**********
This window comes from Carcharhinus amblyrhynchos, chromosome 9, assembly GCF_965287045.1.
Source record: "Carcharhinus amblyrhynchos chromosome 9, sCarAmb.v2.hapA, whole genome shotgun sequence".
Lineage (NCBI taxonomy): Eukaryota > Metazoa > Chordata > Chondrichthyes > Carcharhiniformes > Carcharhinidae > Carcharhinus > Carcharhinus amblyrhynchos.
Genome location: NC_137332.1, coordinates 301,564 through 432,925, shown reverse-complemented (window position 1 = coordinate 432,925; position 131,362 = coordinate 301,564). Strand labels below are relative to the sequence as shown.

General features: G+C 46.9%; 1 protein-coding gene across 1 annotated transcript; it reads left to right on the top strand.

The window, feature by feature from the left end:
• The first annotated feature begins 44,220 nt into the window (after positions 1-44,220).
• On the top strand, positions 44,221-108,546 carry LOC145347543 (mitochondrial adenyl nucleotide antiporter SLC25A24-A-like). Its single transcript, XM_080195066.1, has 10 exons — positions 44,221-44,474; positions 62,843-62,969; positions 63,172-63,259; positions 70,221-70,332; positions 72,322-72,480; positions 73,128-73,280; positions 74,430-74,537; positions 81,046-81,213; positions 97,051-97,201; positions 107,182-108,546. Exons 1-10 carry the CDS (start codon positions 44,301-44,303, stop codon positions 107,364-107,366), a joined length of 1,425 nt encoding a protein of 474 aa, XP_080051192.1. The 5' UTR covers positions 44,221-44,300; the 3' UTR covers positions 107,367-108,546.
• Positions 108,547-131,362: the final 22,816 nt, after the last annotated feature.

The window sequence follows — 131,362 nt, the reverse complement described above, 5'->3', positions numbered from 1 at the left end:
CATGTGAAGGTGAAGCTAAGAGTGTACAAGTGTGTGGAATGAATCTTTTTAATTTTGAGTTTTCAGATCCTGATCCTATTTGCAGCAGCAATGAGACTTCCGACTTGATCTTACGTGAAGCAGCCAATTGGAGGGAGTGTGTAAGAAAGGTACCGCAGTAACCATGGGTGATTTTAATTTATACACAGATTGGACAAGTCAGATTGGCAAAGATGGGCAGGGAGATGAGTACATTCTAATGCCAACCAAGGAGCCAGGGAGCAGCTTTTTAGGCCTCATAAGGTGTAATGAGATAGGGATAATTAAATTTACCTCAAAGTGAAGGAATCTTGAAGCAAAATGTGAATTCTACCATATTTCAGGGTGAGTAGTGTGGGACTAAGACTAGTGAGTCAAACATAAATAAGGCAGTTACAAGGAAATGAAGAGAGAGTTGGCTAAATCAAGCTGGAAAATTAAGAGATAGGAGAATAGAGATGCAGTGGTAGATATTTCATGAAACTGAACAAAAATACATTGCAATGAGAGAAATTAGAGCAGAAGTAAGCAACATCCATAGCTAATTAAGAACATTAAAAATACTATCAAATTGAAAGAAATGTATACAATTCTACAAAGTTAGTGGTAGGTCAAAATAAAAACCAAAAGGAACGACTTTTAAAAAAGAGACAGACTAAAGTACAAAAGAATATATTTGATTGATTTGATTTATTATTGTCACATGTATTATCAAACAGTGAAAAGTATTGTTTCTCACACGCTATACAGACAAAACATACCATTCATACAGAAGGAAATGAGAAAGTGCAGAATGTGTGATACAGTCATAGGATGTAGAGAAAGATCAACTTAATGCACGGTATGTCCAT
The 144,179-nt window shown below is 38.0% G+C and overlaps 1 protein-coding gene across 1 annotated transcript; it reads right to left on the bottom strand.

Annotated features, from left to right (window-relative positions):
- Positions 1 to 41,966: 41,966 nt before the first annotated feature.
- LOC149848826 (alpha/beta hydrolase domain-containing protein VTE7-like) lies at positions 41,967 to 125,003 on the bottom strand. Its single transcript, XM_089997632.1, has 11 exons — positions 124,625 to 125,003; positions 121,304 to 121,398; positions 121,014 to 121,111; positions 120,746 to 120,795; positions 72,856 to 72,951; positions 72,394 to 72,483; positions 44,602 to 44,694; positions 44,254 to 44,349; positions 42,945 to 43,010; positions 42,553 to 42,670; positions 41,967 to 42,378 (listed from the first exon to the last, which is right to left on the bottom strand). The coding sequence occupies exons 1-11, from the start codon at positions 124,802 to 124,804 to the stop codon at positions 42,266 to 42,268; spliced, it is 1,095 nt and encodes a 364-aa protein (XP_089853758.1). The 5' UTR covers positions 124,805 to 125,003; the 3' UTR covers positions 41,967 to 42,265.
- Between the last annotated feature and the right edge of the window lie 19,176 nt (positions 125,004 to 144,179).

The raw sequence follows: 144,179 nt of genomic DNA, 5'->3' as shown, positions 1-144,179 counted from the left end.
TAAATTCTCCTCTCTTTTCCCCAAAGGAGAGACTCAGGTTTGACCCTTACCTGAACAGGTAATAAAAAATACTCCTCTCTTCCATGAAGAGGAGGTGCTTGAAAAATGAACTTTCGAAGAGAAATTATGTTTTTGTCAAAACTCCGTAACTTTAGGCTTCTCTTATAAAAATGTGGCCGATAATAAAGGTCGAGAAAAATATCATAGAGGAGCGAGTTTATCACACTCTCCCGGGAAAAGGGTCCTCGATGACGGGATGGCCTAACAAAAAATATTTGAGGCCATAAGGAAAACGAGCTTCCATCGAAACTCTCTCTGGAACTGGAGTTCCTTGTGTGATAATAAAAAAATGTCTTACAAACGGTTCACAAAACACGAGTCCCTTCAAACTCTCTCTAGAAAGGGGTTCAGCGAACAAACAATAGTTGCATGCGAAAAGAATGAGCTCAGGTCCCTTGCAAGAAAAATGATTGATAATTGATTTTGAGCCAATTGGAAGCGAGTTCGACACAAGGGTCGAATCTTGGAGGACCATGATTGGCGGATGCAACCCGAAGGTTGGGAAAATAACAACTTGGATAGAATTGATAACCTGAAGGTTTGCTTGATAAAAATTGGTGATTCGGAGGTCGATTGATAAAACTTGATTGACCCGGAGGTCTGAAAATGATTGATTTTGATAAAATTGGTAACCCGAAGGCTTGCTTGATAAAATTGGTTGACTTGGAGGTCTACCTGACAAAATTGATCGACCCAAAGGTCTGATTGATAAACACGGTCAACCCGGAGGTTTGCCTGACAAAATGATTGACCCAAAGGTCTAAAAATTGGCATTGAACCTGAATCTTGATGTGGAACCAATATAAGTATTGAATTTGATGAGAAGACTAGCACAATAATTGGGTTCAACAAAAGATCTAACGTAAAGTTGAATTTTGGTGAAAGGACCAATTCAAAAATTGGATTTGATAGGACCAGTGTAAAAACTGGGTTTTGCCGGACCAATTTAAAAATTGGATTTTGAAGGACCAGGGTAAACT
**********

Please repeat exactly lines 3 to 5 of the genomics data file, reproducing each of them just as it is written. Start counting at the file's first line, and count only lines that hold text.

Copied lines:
Lineage (NCBI taxonomy): Eukaryota > Metazoa > Chordata > Chondrichthyes > Carcharhiniformes > Carcharhinidae > Carcharhinus > Carcharhinus amblyrhynchos.
Genome location: NC_137332.1, coordinates 301,564 through 432,925, shown reverse-complemented (window position 1 = coordinate 432,925; position 131,362 = coordinate 301,564). Strand labels below are relative to the sequence as shown.

General features: G+C 46.9%; 1 protein-coding gene across 1 annotated transcript; it reads left to right on the top strand.